The musicians in Beach Wave grew up together in the same Phoenix, Arizona neighborhood and bonded over their shared passions for sound, rhythm and beats. Each member brings a unique musical aesthetic to the band and over the years we’ve grown comfortable jumping genres and mashing up influences.
Starting out, the idea of living the road band life was the last thing on our minds. After we did all the local gigs, we realized the only way for us to evolve as a band was to hit the road. Over the next five years, we logged thousands of gigs — with the occasional festival appearance — in cities across the country. Our time on the road proved crucial in shaping our sound.
We’re packing up the gear for an extended U.S. tour in support of our new album. Our set list will prominently feature the new stuff but also dive into favorites from our previous releases. Check out our tour page for when we’ll be playing near you.
The world of music has changed.Decades ago, if you were a musician, and you wanted to record an album…You and your band played your asses off in bars and clubs every night…And prayed that some big-shot producer in the audience who would impressed enough to give you a shot.But not anymore.Today, the trend in music production is shifting more and more toward home studios.
Often with little more than a computer, a USB mic, and some headphones.Record a song, post it online, watch it go viral..and you’re famous overnight.While it’s not that EASY, it is that SIMPLE.But before any of that can happen, you must first know the process of how music actually is recorded.And so in today’s post, I break it down for you in 4 steps…from start to finish.Let’s begin…
In the earliest days of the music recording…The process was much simpler than it is today.Entire performances were recorded in single takes, sometimes with just 1 or 2 mics.Today though, we use a more sophisticated process known as multitrack recording…Where each instrument is recorded separately and combined later in a “mix”.
This offers two BIG advantages:
It allows engineers to mold and shape the sound of each instrument independently of the others.
It allows each instrument in a song to be recorded one at a time.
With this new method, it meant that one man could now do alone, what used to require an entire team of engineers and musicians.While the actual steps in the process vary from engineer to engineer.
Now that you’ve finished recording your tracks, it’s time to clean them up.Because no matter how careful you were in the last step…There will always be SOME mistakes that can and should be fixed…With the amazing editing tools now available in the DAW’s of today.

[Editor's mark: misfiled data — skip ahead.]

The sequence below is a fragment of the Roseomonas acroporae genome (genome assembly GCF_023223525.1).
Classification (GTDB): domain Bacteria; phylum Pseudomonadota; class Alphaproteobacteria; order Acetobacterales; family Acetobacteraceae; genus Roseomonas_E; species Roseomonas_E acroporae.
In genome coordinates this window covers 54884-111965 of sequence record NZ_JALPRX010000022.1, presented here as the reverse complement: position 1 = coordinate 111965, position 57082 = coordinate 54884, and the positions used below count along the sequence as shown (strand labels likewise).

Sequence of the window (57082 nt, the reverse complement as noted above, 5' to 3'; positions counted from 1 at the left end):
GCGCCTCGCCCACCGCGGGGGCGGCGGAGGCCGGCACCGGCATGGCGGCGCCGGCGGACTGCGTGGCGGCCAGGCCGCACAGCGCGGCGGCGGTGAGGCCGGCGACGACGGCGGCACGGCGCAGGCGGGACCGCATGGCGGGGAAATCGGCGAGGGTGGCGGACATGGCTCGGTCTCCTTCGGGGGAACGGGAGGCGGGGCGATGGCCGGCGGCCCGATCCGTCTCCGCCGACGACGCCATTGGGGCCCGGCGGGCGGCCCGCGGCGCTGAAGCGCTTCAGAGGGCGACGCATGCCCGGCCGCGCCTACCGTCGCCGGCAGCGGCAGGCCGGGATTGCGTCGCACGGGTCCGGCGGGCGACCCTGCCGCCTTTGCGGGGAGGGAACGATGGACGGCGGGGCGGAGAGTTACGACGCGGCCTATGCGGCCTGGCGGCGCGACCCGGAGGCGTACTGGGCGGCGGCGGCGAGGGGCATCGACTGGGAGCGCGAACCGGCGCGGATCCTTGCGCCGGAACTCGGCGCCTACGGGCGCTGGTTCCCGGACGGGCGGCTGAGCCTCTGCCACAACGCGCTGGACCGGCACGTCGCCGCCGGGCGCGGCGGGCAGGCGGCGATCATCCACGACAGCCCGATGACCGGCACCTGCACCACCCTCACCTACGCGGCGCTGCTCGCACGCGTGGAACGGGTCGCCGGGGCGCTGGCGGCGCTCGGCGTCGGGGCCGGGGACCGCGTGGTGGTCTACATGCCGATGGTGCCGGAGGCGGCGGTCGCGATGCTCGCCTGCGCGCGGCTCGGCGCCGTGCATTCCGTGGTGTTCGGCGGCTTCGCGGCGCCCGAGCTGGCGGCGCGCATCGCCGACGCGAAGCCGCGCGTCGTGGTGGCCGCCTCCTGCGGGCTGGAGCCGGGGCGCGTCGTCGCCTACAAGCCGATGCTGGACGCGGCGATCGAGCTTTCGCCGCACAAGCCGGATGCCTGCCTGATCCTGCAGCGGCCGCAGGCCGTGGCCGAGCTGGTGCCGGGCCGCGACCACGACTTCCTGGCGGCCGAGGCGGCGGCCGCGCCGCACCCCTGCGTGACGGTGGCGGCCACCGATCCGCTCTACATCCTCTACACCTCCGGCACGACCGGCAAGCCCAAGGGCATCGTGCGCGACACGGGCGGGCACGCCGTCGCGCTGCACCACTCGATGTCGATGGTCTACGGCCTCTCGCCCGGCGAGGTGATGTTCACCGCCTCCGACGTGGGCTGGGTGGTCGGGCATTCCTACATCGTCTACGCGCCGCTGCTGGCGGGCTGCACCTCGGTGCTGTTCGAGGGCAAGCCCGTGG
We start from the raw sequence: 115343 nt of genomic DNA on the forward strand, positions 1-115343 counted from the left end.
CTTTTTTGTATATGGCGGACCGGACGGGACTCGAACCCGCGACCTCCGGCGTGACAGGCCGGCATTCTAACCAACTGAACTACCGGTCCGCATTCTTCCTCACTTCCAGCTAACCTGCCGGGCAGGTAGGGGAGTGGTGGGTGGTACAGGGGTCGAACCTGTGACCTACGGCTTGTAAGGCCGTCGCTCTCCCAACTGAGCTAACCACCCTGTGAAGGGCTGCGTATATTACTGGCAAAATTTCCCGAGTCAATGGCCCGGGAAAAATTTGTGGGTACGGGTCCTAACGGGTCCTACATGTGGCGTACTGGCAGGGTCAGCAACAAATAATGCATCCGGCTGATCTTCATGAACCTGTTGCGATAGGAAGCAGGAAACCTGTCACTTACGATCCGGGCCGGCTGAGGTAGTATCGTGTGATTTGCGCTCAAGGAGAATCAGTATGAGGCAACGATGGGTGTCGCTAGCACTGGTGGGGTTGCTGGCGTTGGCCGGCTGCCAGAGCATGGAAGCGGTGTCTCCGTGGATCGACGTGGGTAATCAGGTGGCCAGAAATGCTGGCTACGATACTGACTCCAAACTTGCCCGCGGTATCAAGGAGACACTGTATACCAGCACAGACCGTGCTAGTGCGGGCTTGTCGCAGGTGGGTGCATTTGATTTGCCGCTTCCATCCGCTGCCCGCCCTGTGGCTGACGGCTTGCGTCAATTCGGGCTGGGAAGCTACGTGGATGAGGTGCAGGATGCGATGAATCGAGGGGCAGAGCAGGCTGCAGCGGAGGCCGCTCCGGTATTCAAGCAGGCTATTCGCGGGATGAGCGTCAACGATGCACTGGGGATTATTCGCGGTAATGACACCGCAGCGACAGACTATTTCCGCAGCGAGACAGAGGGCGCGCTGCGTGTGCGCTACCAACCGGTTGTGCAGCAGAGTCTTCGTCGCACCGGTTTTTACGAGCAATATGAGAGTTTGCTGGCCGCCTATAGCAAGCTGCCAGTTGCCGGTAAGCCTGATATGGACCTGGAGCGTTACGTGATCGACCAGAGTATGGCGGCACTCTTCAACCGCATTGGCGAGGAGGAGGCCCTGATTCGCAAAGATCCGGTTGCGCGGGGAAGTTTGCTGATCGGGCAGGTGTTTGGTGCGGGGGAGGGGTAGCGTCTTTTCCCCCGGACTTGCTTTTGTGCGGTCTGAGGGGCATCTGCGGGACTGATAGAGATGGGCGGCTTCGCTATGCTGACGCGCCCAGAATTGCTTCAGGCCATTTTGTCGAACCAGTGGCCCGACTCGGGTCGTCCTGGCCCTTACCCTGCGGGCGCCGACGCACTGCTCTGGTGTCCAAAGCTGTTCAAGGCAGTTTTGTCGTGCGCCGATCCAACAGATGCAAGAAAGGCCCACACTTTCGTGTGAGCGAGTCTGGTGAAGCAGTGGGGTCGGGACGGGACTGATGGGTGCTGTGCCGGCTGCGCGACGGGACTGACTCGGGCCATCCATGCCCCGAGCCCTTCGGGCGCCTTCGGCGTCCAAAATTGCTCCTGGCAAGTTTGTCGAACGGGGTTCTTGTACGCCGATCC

Typically, editing is made up of 5 common tasks:
With arrangement, you take an overall look at everything you’ve done so far, to evaluate what works, and what doesn’t.
Once the tracks are arranged exactly as you like…The next goal is to make them blend as one cohesive unit…though the process of “mixing“.While mixing is an art form in itself, and can be done in many ways…There are certain fundamental tasks that everyone does…
Common examples include:
Balancing Faders – which is done so that no instrument sounds too loud or soft in relation to the others.
Panning – which gives each instrument it’s own space in the stereo-image, much like each musician has his own space on-stage.
Equalization – which crafts a unique space in the frequency spectrum for each instrument, so that no two sounds compete for the same band of frequencies.
Compression – which levels out the dynamic range of an instrument so each note is heard clearly, and the mix sounds louder as a whole.
Before your song is ready to be mastered…All tracks must be re-recorded down to a single stereo file…Or “bounced“, as it’s commonly known.Once that’s done, various mastering techniques are used to put the finishing touches on your song…So it sounds even better.
Common techniques include:
Maximizing Loudness – through further compression and limiting, so the average signal level over time is as high as possible, without sacrificing too much dynamics.
Balancing Frequencies – through further EQ, and a process known as multi-band compression, which can compress individual frequency bands separately from the rest of the spectrum.
Stereo Widening – with a special plugin designed to add an additional sense of “width” to the higher frequencies in your mix.
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